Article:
The European Union began to tighten restrictions on Chinese capital in order to prevent key technology spills in strategic industries.
According to the British Financial Times on August 13, Jean-Claude Juncker, the president of the Executive Commission of the EU, will announce measures to tighten regulations on foreign capital inflows during a European Parliamentary address next month.
This move comes amid growing concern about Chinese money as Chinese capital recently began aggressive mergers and acquisitions in foreign countries. In the EU, as European strategic companies were taken over by Chinese companies, it causes concern about technology leakage and there are increasing complaints about the fact that EU capital is excessively restricted in China.
This measure is drawing attention as the US is considering sanctions against China's unfair trade practices. With growing dissatisfaction about China's unfair trade practice, the United States will begin an investigation into China's trade practices, including the violation of intellectual property rights, by the US Trade Representative (USTR) from August 14 under the instruction of US President Donald Trump.
According to the FT, only 13 of the 28 EU member nations have a system to examine whether or not foreign capital’s mergers with and acquisition of companies of their nations would pose a threat to national security.
The EU Executive Commission's new policies will encourage other EU member states to adopt this review system by improving existing systems in some EU countries that monitor foreign capital inflows, the commission’s internal sources said.
According to the newspaper, the EU Executive Commission is likely to introduce a nonbinding guideline to coordinate the introduction of a system between EU member states to monitor foreign capital inflows as the most likely measure to be introduced next month.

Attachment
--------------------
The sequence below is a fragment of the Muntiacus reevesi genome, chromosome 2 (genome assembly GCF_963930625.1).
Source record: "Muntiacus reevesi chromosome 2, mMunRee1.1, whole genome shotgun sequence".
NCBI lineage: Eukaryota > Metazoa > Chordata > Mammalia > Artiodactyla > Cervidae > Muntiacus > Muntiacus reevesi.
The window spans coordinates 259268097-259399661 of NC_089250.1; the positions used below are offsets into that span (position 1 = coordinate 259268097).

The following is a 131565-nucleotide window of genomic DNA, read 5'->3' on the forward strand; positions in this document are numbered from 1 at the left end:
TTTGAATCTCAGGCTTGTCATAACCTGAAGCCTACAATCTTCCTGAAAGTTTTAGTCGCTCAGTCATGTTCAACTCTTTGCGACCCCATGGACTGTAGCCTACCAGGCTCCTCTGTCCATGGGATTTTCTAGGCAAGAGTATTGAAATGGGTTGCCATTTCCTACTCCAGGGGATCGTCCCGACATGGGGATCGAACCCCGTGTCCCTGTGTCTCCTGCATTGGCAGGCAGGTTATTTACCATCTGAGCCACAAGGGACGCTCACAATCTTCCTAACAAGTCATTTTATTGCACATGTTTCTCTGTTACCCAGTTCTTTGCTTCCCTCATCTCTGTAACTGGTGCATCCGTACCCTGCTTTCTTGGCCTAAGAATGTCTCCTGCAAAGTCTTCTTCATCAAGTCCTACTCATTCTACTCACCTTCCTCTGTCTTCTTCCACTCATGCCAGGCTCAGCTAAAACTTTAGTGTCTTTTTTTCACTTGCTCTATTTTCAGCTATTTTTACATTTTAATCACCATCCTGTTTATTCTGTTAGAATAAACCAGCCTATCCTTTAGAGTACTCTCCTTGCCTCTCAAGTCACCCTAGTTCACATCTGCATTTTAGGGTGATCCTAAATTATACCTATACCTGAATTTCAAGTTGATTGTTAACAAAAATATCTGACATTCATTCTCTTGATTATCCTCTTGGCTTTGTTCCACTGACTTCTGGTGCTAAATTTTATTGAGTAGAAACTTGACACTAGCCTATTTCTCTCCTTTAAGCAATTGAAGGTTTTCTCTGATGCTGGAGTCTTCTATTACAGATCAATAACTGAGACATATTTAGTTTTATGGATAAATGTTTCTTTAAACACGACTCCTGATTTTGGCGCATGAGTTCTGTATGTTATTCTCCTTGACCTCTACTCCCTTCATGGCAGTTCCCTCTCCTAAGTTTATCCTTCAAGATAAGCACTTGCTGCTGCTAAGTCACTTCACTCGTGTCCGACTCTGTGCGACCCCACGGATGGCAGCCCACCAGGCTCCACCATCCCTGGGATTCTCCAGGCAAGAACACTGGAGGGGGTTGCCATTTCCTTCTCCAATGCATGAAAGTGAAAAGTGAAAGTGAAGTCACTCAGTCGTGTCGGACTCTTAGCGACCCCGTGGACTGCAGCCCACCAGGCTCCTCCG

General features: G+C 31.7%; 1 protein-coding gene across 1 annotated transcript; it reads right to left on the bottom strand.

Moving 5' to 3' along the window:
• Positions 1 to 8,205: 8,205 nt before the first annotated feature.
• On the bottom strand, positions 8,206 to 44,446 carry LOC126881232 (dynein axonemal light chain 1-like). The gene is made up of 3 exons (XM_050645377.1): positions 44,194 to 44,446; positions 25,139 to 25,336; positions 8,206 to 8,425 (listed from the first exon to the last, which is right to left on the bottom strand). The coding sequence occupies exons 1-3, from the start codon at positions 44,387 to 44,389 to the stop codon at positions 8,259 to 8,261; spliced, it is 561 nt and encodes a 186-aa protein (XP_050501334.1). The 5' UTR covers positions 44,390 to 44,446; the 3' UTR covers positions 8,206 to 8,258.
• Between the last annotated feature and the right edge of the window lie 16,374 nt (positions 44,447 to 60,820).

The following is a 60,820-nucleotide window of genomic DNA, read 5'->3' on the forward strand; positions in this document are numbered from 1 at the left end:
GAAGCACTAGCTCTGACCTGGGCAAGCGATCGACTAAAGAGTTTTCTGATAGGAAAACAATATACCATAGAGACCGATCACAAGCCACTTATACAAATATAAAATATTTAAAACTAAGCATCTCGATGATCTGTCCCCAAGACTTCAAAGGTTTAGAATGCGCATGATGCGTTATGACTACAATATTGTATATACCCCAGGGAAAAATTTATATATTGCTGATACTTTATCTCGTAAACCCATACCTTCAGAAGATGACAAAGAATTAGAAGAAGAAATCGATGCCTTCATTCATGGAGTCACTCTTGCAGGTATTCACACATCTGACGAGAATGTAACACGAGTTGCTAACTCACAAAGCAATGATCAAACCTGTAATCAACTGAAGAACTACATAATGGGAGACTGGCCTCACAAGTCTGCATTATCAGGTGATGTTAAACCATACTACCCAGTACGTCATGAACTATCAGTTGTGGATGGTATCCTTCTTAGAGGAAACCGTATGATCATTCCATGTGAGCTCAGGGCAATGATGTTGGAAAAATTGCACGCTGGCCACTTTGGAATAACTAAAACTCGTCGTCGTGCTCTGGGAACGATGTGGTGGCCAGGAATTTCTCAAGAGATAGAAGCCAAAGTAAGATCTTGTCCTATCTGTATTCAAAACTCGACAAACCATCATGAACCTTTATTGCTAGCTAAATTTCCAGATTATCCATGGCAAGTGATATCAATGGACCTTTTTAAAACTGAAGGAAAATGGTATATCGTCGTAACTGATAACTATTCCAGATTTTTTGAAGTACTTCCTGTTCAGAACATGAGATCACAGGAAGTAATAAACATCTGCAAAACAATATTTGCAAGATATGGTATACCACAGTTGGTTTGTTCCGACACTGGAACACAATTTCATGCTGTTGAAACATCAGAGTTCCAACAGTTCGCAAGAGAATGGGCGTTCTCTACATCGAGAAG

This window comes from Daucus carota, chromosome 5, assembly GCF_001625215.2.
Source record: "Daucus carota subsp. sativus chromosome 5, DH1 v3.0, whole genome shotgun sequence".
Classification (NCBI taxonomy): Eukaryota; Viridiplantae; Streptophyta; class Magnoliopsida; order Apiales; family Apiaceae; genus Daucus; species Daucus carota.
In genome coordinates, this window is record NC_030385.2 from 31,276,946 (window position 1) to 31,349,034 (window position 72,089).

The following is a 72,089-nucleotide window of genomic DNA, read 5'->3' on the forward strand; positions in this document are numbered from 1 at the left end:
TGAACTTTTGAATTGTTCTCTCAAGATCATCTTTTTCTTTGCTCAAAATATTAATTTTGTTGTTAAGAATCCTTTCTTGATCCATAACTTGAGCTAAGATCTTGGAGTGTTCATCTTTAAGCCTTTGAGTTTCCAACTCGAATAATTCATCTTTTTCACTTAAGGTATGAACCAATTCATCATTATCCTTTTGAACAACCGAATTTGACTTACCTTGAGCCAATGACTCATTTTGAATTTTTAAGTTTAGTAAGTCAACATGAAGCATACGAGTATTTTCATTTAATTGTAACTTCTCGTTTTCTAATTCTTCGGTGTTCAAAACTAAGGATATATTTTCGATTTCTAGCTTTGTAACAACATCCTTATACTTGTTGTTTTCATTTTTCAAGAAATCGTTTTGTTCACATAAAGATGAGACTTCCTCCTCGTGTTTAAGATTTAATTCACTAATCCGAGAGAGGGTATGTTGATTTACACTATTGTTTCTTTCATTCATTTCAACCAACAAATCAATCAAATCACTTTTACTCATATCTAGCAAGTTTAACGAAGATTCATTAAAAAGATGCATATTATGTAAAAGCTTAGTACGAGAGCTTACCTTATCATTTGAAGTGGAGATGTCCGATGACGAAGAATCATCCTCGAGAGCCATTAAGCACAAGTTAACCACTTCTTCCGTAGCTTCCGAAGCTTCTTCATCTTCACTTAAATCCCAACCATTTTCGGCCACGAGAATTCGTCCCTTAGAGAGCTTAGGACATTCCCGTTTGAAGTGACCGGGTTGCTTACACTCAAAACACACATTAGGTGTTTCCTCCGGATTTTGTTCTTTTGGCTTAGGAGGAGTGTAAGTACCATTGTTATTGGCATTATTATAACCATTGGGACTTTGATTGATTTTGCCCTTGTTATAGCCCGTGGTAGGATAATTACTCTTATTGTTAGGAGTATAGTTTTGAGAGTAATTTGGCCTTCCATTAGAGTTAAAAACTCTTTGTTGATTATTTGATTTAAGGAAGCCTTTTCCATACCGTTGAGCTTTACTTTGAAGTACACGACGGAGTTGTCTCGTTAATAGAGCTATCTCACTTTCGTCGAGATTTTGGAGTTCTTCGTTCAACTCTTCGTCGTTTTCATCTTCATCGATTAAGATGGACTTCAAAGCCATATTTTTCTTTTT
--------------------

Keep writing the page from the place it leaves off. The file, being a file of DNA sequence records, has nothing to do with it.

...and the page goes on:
The FT, however, said the commission can prepare a binding bill to introduce an EU-wide regulatory system. In this case, the commission should obtain consent from the governments of member states and the European Parliament.
According to a report by Germany's think tank Mercator Institute for China Studies and research company Rhodium Group, last year China's FDI amounted to 35 billion euros, up by more than two-thirds from a year before.
In the EU, discussion about regulations on foreign capital inflows have recently surfaced, but in some countries including the US, regulations on Chinese money have been made at certain levels. In the United States, the Committee on Foreign Investment in the United States (CFIUS) has long been reviewing foreign capital, preventing China's telecom equipment maker Huawei from investing in US companies. Australia has made it mandatory for foreign capital inflows into the domestic industry to receive reviews by the Foreign Investment Review Committee since last year against the influx of Chinese capital into the nation.